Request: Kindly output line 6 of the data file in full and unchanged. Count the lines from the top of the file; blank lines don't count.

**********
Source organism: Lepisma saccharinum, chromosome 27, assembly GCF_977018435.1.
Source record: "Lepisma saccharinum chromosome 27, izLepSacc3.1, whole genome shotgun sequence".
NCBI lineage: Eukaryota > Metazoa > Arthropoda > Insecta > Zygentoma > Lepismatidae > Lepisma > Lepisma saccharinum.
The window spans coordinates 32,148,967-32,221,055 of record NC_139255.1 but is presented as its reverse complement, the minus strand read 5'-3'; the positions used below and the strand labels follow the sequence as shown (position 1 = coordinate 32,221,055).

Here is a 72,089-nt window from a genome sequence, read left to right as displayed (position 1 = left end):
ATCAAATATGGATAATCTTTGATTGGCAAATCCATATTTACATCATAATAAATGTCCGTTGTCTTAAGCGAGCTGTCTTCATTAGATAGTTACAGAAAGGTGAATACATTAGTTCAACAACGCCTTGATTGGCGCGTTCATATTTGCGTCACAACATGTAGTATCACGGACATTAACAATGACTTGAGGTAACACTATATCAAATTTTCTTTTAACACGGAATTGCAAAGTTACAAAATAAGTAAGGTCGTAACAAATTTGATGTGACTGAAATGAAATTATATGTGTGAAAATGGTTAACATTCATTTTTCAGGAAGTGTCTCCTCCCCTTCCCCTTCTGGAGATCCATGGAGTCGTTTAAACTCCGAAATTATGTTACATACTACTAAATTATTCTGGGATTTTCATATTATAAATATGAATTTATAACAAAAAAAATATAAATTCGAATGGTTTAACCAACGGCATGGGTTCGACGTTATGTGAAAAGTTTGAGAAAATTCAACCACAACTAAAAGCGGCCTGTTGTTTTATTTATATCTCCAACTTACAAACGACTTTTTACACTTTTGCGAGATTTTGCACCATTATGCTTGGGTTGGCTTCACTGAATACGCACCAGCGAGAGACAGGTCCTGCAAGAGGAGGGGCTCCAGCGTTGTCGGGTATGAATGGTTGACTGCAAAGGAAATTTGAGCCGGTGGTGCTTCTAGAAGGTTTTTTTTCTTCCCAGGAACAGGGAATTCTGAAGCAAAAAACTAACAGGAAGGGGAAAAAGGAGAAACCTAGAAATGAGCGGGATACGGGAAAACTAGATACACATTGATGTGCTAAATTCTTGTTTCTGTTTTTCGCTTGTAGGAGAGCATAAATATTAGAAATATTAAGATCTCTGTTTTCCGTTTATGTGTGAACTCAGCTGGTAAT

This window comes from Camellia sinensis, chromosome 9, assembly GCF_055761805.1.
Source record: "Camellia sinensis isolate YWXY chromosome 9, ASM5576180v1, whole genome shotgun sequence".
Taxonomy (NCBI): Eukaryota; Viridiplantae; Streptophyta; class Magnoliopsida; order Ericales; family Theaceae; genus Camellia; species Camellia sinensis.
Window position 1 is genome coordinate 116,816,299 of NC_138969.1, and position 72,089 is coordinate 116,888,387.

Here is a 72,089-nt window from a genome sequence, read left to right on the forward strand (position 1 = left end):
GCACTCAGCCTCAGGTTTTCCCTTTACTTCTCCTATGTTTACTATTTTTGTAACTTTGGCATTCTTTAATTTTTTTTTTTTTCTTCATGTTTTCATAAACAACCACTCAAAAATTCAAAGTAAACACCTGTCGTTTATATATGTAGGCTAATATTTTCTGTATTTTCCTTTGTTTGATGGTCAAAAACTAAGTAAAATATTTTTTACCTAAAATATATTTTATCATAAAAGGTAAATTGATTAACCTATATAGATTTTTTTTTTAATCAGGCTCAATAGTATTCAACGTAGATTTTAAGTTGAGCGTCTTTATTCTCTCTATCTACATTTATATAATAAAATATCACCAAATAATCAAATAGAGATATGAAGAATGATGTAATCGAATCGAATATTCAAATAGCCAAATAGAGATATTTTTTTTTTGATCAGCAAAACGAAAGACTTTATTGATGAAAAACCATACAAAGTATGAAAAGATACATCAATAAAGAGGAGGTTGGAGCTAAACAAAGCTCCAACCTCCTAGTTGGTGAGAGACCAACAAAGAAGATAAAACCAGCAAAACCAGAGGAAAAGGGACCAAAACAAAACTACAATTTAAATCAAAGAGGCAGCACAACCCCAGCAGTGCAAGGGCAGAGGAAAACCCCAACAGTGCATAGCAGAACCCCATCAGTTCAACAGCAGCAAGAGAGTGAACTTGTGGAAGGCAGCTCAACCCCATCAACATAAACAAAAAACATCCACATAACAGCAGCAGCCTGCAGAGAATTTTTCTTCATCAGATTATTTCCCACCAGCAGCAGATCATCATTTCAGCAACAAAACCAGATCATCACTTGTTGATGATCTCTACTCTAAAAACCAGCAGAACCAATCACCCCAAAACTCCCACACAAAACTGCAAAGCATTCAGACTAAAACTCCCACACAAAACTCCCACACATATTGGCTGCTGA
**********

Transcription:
ATCAAATATGGATAATCTTTGATTGGCAAATCCATATTTACATCATAATAAATGTCCGTTGTCTTAAGCGAGCTGTCTTCATTAGATAGTTACAGAAAGGTGAATACATTAGTTCAACAACGCCTTGATTGGCGCGTTCATATTTGCGTCACAACATGTAGTATCACGGACATTAACAATGACTTGAGGTAACACTATATCAAATTTTCTTTTAACACGGAATTGCAAAGTTACAAAATAAGTAAGGTCGTAACAAATTTGATGTGACTGAAATGAAATTATATGTGTGAAAATGGTTAACATTCATTTTTCAGGAAGTGTCTCCTCCCCTTCCCCTTCTGGAGATCCATGGAGTCGTTTAAACTCCGAAATTATGTTACATACTACTAAATTATTCTGGGATTTTCATATTATAAATATGAATTTATAACAAAAAAAATATAAATTCGAATGGTTTAACCAACGGCATGGGTTCGACGTTATGTGAAAAGTTTGAGAAAATTCAACCACAACTAAAAGCGGCCTGTTGTTTTATTTATATCTCCAACTTACAAACGACTTTTTACACTTTTGCGAGATTTTGCACCATTATGCTTGGGTTGGCTTCACTGAATACGCACCAGCGAGAGACAGGTCCTGCAAGAGGAGGGGCTCCAGCGTTGTCGGGTATGAATGGTTGACTGCAAAGGAAATTTGAGCCGGTGGTGCTTCTAGAAGGTTTTTTTTCTTCCCAGGAACAGGGAATTCTGAAGCAAAAAACTAACAGGAAGGGGAAAAAGGAGAAACCTAGAAATGAGCGGGATACGGGAAAACTAGATACACATTGATGTGCTAAATTCTTGTTTCTGTTTTTCGCTTGTAGGAGAGCATAAATATTAGAAATATTAAGATCTCTGTTTTCCGTTTATGTGTGAACTCAGCTGGTAAT